Donna Tanoue

From Wikipedia, the free encyclopedia - View original article

Donna Tanoue
Chairman of the Federal Deposit Insurance Corporation
In office
May 26, 1998 – July 11, 2001
PresidentBill Clinton
George W. Bush
Succeeded byDonald E. Powell
Personal details
BornDonna Tanoue
(1954-05-05) May 5, 1954 (age 59)
Honolulu, Hawaii
NationalityAmerican
Spouse(s)Kirk Caldwell
Alma materUniversity of Hawaii
OccupationLawyer
 
Jump to: navigation, search
Donna Tanoue
Chairman of the Federal Deposit Insurance Corporation
In office
May 26, 1998 – July 11, 2001
PresidentBill Clinton
George W. Bush
Succeeded byDonald E. Powell
Personal details
BornDonna Tanoue
(1954-05-05) May 5, 1954 (age 59)
Honolulu, Hawaii
NationalityAmerican
Spouse(s)Kirk Caldwell
Alma materUniversity of Hawaii
OccupationLawyer

Donna Tanoue (born May 5, 1954) served as the 17th Chairman of the U.S. Federal Deposit Insurance Corporation (FDIC) from May 26, 1998, until July 11, 2001. Subsequently, in April 2002, she became Vice Chairman and Managing Committee member of the Bank of Hawaii.[1]

As FDIC Chairman, Tanoue focused attention on emerging risks in the financial institution industry, and especially on the risks that arise from subprime lending. Investigating fraud at banks was prioritized for FDIC examiners, because recent changes in the business of banking and innovations in computer technology had created greater opportunity for financial irregularities. And the FDIC also refined its system of setting deposit insurance premiums in an attempt to capture more accurately the risks that institutions posed to its insurance funds.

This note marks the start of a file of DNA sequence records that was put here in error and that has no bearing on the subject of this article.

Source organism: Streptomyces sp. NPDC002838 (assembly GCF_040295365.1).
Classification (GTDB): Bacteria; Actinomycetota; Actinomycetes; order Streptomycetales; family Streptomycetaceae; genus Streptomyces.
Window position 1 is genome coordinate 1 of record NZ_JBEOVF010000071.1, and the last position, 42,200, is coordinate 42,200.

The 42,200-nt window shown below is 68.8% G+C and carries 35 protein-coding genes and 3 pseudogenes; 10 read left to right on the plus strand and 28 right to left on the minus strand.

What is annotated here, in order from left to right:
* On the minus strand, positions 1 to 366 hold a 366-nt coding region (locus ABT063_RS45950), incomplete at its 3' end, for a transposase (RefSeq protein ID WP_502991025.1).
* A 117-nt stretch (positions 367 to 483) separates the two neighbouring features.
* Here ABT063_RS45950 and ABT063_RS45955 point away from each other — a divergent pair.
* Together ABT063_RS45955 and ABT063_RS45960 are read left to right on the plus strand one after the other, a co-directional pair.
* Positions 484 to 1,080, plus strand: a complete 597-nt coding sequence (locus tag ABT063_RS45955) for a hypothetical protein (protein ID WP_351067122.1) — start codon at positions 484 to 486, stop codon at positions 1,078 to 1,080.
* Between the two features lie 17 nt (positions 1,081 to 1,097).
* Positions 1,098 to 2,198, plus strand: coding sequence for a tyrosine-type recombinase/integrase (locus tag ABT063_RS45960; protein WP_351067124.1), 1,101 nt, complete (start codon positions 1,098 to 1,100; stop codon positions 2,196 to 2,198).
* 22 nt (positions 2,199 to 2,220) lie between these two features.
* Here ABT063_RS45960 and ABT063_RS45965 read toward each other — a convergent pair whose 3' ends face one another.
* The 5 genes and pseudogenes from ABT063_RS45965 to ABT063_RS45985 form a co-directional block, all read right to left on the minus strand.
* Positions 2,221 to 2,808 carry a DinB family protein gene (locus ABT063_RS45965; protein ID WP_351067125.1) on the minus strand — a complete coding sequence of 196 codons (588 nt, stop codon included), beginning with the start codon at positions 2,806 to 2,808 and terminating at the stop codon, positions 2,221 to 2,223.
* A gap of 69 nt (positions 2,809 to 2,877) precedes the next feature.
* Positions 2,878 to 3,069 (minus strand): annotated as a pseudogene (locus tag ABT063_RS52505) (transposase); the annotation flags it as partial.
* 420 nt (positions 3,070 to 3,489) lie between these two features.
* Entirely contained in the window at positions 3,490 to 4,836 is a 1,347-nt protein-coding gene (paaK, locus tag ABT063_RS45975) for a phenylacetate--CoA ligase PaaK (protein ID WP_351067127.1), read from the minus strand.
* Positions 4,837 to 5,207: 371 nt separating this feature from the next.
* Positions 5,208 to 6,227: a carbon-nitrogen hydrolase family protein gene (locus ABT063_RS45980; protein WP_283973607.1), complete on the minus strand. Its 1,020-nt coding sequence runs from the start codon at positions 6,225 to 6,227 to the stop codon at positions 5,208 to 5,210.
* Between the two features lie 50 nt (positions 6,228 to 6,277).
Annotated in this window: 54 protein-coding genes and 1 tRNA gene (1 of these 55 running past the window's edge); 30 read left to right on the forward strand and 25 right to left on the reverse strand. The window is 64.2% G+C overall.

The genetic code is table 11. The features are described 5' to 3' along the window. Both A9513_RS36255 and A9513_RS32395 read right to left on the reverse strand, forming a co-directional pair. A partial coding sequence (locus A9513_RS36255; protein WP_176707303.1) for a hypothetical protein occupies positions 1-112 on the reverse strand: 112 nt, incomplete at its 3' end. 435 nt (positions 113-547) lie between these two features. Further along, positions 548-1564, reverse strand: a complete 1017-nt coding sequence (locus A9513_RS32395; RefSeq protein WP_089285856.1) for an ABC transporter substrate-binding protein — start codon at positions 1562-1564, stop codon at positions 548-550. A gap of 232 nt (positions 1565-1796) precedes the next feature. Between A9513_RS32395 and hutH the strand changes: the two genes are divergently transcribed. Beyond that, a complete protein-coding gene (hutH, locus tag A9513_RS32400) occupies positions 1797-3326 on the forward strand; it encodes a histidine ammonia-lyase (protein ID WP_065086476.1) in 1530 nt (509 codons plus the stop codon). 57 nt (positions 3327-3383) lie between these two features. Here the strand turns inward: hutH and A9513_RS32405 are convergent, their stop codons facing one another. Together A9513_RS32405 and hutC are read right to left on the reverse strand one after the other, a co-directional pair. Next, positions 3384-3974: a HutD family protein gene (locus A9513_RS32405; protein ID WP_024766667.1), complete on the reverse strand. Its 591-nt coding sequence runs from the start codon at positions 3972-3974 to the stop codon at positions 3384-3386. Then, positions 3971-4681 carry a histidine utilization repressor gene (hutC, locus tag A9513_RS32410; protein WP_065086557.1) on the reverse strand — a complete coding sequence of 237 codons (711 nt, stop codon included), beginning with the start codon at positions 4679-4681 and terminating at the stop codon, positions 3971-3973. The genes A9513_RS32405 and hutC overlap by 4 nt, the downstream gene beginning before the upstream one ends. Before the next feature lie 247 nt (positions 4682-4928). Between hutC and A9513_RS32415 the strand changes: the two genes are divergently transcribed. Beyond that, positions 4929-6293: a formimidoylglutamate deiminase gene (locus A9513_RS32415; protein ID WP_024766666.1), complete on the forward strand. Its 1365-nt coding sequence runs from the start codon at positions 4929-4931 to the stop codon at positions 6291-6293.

Tanoue's FDIC took an aggressive approach to supervising federally insured financial institutions to ensure their readiness for the Year 2000 date change. Tanoue personally appeared on network television news programs to describe the banking industry’s preparedness for Year 2000, assuring the public that there would be no significant disruptions in the banking system because of Y2K.

Before she became FDIC Chairman, Tanoue was a partner in the Hawaii law firm of Goodsill Anderson Quinn & Stifel, which she joined in 1987. She specialized in banking, real estate finance, and governmental affairs.

From 1983 to 1987, Tanoue was Commissioner of Financial Institutions for the State of Hawaii. In that post, she was the primary state regulator for state-chartered banks, savings and loan associations, trust companies, industrial loan companies, credit unions, and escrow depository companies. Tanoue also served as Special Deputy Attorney General to the Department of Commerce and Consumer Affairs for the State of Hawaii from 1981 to 1983.

Tanoue received a J.D. from the Georgetown University Law Center in 1981 and a B.A. from the University of Hawaii in 1977.

References[edit]

External links[edit]